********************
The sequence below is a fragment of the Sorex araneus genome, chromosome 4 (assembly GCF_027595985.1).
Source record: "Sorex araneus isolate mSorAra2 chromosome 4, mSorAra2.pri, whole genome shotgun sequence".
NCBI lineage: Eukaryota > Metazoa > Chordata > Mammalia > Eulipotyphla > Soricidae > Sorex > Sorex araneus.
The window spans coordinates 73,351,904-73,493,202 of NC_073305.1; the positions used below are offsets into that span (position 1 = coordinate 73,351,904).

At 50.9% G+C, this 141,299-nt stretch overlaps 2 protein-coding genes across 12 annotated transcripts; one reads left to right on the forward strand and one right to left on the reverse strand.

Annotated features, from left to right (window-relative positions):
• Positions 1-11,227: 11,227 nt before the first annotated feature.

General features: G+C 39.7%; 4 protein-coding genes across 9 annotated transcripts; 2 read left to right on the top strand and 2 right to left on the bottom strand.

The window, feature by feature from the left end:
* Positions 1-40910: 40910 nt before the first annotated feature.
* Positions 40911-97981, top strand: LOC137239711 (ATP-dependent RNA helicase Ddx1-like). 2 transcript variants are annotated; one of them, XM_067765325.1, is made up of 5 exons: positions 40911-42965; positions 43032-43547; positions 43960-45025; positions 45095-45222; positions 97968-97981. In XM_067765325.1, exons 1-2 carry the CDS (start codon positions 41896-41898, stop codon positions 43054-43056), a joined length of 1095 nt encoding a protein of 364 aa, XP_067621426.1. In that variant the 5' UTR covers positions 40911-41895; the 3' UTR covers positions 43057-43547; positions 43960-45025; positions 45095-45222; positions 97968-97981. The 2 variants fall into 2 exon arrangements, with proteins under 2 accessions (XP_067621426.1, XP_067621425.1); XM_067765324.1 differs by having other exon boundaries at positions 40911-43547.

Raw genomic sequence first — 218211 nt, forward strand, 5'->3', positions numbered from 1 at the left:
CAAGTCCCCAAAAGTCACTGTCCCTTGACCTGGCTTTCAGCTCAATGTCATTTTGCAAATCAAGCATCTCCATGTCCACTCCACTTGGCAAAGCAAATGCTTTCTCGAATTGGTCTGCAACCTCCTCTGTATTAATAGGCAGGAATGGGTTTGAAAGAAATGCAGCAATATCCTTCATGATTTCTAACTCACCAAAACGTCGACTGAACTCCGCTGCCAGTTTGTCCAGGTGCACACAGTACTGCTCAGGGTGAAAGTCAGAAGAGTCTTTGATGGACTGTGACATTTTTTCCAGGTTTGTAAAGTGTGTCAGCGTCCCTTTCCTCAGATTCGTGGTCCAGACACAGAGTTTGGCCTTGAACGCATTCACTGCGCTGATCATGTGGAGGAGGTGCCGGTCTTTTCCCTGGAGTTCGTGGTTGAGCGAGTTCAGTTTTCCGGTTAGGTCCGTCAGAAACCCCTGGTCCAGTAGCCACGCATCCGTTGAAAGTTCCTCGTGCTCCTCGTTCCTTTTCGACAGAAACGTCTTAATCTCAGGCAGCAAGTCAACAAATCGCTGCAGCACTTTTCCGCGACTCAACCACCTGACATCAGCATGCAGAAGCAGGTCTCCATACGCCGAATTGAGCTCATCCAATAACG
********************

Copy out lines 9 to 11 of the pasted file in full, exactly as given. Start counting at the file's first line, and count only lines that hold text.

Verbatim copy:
The window, feature by feature from the left end:
* Positions 1-40910: 40910 nt before the first annotated feature.
* Positions 40911-97981, top strand: LOC137239711 (ATP-dependent RNA helicase Ddx1-like). 2 transcript variants are annotated; one of them, XM_067765325.1, is made up of 5 exons: positions 40911-42965; positions 43032-43547; positions 43960-45025; positions 45095-45222; positions 97968-97981. In XM_067765325.1, exons 1-2 carry the CDS (start codon positions 41896-41898, stop codon positions 43054-43056), a joined length of 1095 nt encoding a protein of 364 aa, XP_067621426.1. In that variant the 5' UTR covers positions 40911-41895; the 3' UTR covers positions 43057-43547; positions 43960-45025; positions 45095-45222; positions 97968-97981. The 2 variants fall into 2 exon arrangements, with proteins under 2 accessions (XP_067621426.1, XP_067621425.1); XM_067765324.1 differs by having other exon boundaries at positions 40911-43547.